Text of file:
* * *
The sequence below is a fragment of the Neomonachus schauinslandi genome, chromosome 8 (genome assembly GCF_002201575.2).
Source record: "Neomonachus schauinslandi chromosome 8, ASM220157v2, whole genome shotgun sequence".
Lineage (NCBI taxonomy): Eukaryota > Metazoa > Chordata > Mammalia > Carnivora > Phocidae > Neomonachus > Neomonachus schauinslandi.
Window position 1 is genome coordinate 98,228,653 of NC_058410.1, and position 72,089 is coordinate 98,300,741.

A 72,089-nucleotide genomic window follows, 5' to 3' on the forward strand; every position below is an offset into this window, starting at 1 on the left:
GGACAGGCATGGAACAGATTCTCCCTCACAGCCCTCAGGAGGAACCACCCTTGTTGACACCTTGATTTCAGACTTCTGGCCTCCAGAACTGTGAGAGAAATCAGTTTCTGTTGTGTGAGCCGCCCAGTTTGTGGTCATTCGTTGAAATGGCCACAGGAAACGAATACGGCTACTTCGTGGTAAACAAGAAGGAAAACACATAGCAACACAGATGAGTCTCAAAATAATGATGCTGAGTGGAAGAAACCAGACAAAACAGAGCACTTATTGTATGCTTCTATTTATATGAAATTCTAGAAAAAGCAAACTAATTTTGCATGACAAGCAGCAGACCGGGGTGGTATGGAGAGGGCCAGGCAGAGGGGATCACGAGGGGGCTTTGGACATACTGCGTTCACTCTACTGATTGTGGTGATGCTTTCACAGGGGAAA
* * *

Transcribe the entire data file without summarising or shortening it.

The sequence below is a fragment of the Neomonachus schauinslandi genome, chromosome 8 (genome assembly GCF_002201575.2).
Source record: "Neomonachus schauinslandi chromosome 8, ASM220157v2, whole genome shotgun sequence".
Lineage (NCBI taxonomy): Eukaryota > Metazoa > Chordata > Mammalia > Carnivora > Phocidae > Neomonachus > Neomonachus schauinslandi.
Window position 1 is genome coordinate 98,228,653 of NC_058410.1, and position 72,089 is coordinate 98,300,741.

A 72,089-nucleotide genomic window follows, 5' to 3' on the forward strand; every position below is an offset into this window, starting at 1 on the left:
GGACAGGCATGGAACAGATTCTCCCTCACAGCCCTCAGGAGGAACCACCCTTGTTGACACCTTGATTTCAGACTTCTGGCCTCCAGAACTGTGAGAGAAATCAGTTTCTGTTGTGTGAGCCGCCCAGTTTGTGGTCATTCGTTGAAATGGCCACAGGAAACGAATACGGCTACTTCGTGGTAAACAAGAAGGAAAACACATAGCAACACAGATGAGTCTCAAAATAATGATGCTGAGTGGAAGAAACCAGACAAAACAGAGCACTTATTGTATGCTTCTATTTATATGAAATTCTAGAAAAAGCAAACTAATTTTGCATGACAAGCAGCAGACCGGGGTGGTATGGAGAGGGCCAGGCAGAGGGGATCACGAGGGGGCTTTGGACATACTGCGTTCACTCTACTGATTGTGGTGATGCTTTCACAGGGGAAA